The two tech giants said they will collaborate in designing a full "stack" of data center hardware, software management tools and other applications, as well as on Windows Azure, which is Microsoft’s operating platform for cloud computing, in which customers can access data center services over the Internet.

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Tuesday, January 12, 2010

Google Docs Becomes Google ‘Any File’ as Cloud Wars Heat Up

Google is now offering a small virtual hard drive in the cloud so you can access all sorts of files anywhere — the latest salvo in an arms race to become the dominant player in cloud services.

As with many Google initiatives, this one may be deceptively modest: When it is completely rolled out, Google Docs will accept uploads of any kind of file — not just text and spreadsheets. That move heightens their competition with Microsoft, and takes on Apple and a number of small startups in the business of creating backup and storage space on remote servers.

This business is suddenly becoming viable with the ubiquity of broadband connectivity (which makes things almost as accessible as they’d be on your hard drive) and the popularity of netbooks (which are usually light on internal storage). Cloud computing also makes it possible never to lose data when you drop your beloved laptop, or when you don’t have it with you.

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Monday, January 11, 2010

Cloud Storage On The Rise

The availability of online storage choices for VARs contemplating moving customers to cloud or cloud-hybrid solutions continues to grow.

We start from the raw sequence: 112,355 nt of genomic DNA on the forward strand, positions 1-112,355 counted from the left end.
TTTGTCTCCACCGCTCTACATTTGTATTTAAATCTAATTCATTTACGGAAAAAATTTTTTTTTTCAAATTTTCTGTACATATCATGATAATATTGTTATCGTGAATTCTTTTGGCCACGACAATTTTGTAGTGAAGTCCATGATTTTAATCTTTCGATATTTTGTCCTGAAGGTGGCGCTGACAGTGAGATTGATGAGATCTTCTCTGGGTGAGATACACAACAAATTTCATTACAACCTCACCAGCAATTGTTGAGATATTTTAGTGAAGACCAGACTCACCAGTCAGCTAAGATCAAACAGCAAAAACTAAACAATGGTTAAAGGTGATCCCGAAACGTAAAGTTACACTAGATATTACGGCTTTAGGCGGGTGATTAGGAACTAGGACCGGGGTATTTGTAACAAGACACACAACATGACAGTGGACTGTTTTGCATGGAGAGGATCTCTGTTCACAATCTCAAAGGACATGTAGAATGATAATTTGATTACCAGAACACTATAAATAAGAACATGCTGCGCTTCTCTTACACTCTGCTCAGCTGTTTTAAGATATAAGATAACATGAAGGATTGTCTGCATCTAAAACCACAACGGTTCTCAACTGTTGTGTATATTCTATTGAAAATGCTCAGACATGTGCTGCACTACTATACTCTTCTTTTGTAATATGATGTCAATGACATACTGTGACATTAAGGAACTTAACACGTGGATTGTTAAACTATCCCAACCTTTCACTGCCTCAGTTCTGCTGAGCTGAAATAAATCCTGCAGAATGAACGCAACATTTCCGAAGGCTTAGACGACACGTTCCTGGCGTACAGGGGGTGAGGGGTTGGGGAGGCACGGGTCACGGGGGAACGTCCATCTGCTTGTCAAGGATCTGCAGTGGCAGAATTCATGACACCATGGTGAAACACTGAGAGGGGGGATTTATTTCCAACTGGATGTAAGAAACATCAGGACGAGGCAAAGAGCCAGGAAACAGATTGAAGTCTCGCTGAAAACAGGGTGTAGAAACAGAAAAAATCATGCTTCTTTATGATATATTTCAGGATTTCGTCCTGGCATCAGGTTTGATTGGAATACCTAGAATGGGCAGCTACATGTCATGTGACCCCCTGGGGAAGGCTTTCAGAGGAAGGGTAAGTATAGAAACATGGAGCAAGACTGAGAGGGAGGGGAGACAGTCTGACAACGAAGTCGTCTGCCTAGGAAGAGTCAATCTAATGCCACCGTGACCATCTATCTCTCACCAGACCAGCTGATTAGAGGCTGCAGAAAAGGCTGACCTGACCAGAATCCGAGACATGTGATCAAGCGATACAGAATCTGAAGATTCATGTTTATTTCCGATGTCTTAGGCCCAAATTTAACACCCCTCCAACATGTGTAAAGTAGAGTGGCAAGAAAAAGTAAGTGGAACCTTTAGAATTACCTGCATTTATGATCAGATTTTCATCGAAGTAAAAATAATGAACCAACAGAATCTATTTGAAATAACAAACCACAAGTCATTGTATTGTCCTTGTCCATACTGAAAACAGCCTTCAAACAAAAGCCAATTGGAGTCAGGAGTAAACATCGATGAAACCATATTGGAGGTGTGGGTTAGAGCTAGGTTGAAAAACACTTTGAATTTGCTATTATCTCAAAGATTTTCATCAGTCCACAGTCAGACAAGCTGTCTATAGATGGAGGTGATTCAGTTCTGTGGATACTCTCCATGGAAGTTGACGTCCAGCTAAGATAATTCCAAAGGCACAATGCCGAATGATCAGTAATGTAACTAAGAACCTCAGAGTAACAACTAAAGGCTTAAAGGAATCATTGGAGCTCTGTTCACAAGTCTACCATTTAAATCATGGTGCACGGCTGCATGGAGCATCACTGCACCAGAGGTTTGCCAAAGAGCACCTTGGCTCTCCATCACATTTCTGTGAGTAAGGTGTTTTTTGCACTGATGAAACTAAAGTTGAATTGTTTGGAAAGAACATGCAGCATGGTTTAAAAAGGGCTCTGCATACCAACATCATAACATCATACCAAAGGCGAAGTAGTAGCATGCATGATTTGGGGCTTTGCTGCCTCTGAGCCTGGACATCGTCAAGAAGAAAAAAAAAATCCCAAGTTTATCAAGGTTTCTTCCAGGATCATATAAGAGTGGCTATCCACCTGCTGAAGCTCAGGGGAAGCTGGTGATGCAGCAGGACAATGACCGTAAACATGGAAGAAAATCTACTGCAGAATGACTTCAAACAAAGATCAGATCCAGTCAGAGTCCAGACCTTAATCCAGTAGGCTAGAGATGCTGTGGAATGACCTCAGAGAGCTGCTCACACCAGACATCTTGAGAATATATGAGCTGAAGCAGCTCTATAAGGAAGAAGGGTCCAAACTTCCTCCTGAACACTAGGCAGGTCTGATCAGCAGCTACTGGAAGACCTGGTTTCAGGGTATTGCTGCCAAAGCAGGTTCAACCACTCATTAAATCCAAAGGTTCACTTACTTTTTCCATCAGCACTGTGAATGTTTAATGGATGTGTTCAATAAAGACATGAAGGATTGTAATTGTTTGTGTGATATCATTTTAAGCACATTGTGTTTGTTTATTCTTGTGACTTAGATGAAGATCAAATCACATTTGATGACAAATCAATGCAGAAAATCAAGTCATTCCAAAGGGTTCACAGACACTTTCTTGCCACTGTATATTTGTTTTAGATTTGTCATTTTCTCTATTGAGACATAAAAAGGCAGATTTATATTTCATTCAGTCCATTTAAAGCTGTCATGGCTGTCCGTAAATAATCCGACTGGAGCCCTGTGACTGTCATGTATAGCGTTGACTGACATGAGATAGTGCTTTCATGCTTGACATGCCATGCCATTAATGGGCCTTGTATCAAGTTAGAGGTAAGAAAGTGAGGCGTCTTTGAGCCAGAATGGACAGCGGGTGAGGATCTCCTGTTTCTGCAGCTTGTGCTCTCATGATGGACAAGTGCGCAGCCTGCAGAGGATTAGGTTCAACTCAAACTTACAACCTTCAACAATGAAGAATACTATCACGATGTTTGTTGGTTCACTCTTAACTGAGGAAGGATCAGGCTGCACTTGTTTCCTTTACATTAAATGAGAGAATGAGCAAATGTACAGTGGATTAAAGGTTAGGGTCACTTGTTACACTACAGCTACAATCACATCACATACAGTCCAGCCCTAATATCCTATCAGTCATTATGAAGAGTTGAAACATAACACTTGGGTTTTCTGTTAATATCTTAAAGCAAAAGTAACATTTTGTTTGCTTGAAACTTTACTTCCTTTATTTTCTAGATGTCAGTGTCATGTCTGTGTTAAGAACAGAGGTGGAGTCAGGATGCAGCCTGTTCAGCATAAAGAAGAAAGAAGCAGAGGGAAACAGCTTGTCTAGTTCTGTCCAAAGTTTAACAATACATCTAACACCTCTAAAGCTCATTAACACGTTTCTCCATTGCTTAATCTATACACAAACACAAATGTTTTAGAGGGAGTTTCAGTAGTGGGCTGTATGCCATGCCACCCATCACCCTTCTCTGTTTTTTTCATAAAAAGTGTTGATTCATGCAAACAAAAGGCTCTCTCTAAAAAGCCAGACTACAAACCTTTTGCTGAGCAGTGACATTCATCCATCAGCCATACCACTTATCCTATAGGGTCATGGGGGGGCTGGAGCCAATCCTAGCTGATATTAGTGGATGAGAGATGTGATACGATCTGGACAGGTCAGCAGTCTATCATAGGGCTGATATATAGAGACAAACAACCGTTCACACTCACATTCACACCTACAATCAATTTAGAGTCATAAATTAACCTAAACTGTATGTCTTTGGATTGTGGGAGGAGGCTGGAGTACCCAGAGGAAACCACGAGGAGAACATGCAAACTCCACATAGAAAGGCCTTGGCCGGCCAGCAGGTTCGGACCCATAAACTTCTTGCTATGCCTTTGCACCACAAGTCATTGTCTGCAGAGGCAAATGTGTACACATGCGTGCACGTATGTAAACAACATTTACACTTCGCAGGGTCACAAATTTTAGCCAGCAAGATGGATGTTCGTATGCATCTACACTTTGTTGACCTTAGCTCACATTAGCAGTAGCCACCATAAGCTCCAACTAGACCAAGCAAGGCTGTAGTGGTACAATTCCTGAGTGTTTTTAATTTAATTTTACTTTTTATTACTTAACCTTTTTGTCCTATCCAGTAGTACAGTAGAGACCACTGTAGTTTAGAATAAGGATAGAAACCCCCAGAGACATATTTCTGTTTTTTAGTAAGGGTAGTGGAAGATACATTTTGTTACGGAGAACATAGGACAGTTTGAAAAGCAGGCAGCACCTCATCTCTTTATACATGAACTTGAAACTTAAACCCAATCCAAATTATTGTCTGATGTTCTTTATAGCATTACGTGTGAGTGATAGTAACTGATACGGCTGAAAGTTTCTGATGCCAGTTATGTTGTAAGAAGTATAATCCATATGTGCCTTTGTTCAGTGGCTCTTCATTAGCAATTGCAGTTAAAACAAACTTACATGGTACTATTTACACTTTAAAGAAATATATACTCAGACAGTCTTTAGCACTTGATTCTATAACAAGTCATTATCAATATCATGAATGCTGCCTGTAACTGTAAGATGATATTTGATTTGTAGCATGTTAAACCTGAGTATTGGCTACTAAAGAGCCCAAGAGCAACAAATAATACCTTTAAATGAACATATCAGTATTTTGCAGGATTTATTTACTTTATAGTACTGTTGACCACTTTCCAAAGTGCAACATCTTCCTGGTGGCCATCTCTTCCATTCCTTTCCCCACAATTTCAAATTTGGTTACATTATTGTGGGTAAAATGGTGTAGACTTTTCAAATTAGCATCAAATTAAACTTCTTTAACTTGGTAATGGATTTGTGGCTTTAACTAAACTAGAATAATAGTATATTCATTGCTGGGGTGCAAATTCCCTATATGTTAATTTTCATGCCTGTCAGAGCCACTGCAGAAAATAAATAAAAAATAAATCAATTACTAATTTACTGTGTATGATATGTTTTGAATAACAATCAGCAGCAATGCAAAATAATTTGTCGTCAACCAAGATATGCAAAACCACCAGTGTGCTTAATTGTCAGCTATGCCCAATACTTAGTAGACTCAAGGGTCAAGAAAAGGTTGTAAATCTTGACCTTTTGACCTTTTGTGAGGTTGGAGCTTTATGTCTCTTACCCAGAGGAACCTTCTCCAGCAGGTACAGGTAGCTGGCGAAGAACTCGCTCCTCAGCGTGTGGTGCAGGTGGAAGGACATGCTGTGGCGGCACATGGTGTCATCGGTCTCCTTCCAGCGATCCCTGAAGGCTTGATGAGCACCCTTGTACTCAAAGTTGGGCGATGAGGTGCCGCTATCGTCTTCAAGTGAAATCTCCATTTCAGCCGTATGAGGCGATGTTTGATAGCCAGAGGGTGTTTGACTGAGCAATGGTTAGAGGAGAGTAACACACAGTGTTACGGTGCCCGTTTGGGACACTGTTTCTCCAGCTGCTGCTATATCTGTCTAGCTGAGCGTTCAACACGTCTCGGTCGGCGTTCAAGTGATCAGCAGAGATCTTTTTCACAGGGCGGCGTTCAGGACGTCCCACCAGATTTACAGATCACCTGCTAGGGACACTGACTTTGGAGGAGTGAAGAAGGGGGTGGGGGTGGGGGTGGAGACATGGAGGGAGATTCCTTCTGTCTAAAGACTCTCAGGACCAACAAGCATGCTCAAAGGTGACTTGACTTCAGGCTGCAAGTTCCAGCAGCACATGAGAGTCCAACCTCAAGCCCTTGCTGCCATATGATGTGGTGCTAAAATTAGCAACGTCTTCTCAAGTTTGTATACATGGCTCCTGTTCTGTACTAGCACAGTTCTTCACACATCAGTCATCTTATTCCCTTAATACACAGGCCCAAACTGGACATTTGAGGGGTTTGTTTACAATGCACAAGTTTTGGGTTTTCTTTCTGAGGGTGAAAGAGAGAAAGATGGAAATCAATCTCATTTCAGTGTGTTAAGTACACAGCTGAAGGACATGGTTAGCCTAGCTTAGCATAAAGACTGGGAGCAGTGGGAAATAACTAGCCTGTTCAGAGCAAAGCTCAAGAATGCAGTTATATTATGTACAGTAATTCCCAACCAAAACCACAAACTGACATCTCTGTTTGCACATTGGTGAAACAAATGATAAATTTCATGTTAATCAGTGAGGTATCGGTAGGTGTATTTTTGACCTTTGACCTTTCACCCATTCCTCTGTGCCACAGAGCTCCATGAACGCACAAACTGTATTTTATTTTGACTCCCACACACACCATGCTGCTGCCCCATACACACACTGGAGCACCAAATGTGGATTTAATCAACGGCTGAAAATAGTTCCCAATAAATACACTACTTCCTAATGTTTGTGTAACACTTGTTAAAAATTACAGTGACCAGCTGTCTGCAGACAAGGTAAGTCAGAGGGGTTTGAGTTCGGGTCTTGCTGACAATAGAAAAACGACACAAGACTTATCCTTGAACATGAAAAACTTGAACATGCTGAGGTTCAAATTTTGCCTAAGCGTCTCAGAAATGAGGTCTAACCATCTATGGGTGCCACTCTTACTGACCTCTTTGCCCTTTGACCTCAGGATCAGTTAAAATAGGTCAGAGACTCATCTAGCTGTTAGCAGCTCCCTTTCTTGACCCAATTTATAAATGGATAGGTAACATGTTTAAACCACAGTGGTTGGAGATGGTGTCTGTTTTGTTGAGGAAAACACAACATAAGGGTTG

Depending on the needs of an enterprise -- with performance, compliance, scalability and budget -- Storage-as-a-Service options have been leading the way toward the cloud computing model because of the relative ease of deployment and growth of competitive vendors in this space.

In previous issues of CRNtech, we've looked at a number of different offerings including Amazon (NSDQ:AMZN)'s S3 -- arguably the biggest cloud storage vendor in the market. As the cloud buildout continues, Rackspace, San Antonio, does continue to impress with a variety of its offerings and approaches. More and more, the CRN Test Center believes VARs may want to keep the company in mind as it moves customers to this model.

Rackspace has very quietly outflanked giants Microsoft (NSDQ:MSFT) and Google in online storage and backup, giving the hosting and cloud computing upstart bragging rights as the market races toward the new IT model in 2010 and beyond.

Unveiled recently, Rackspace's Cloud Drive provides a quick, easy-to-deploy solution for "cloud-based" storage and file backup. Here are the basics: At a price of $4 per month, per user, Rackspace will offer a company or workgroup 10 GB of file storage. Using the interface of the Jungle Disk Workgroup Activity Manager (Jungle Disk is a Rackspace subsidiary), files can be managed and backups can be scheduled and tailored to a specific need. From a desktop or server, the files are copied onto Rackspace's storage infrastructure where they can be managed or retrieved.

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Thursday, January 7, 2010